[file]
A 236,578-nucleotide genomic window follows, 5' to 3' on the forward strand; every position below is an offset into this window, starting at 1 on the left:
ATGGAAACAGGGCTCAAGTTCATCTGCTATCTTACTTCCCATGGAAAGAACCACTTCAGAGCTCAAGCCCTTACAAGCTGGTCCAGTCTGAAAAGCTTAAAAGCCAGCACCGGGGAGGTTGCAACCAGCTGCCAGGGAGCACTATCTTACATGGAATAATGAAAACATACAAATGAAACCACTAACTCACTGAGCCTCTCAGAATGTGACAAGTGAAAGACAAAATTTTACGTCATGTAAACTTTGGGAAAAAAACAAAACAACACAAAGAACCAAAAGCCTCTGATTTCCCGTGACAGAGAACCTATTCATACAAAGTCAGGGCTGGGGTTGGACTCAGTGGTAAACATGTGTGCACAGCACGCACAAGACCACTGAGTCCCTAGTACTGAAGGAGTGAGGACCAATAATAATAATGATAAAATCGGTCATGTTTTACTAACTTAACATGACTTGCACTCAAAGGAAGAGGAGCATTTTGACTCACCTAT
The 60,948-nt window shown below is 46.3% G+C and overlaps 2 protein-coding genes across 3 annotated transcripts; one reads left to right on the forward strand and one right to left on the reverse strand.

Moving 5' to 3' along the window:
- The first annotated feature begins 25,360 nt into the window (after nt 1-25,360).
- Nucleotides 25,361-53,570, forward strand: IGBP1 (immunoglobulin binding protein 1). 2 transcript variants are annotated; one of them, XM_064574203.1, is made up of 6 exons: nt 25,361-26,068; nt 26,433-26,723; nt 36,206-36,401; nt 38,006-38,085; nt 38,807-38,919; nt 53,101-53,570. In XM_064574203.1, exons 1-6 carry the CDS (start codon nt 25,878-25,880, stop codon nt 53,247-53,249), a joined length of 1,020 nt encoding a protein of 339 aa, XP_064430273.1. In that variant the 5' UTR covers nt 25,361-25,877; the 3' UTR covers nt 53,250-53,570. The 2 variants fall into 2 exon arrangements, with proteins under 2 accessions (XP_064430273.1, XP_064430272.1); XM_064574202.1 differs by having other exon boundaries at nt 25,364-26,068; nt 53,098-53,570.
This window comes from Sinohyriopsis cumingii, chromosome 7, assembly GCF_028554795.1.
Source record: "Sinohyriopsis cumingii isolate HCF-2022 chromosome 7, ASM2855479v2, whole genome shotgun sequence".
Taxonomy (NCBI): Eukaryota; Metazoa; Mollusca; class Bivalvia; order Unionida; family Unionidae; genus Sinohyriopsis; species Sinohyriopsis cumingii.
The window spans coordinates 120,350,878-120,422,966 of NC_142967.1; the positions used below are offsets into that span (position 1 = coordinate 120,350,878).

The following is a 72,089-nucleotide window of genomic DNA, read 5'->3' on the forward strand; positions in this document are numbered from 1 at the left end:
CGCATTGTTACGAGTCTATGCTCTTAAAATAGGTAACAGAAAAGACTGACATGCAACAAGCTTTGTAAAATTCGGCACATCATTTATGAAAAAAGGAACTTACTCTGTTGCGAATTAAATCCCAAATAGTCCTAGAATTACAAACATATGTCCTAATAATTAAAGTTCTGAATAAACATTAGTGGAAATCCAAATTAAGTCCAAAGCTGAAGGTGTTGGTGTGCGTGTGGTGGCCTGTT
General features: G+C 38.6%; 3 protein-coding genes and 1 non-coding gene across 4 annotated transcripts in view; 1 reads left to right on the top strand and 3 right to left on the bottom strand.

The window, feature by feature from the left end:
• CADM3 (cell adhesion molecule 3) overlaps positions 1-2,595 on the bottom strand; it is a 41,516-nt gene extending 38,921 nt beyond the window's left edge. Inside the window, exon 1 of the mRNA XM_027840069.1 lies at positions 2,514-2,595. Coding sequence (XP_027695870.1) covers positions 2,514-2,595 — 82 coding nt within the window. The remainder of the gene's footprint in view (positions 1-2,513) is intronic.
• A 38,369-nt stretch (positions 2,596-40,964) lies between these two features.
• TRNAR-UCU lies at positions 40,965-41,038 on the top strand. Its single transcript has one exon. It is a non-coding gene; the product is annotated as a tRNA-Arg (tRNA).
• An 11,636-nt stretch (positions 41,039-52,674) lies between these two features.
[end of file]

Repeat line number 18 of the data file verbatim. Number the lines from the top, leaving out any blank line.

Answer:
• An 11,636-nt stretch (positions 41,039-52,674) lies between these two features.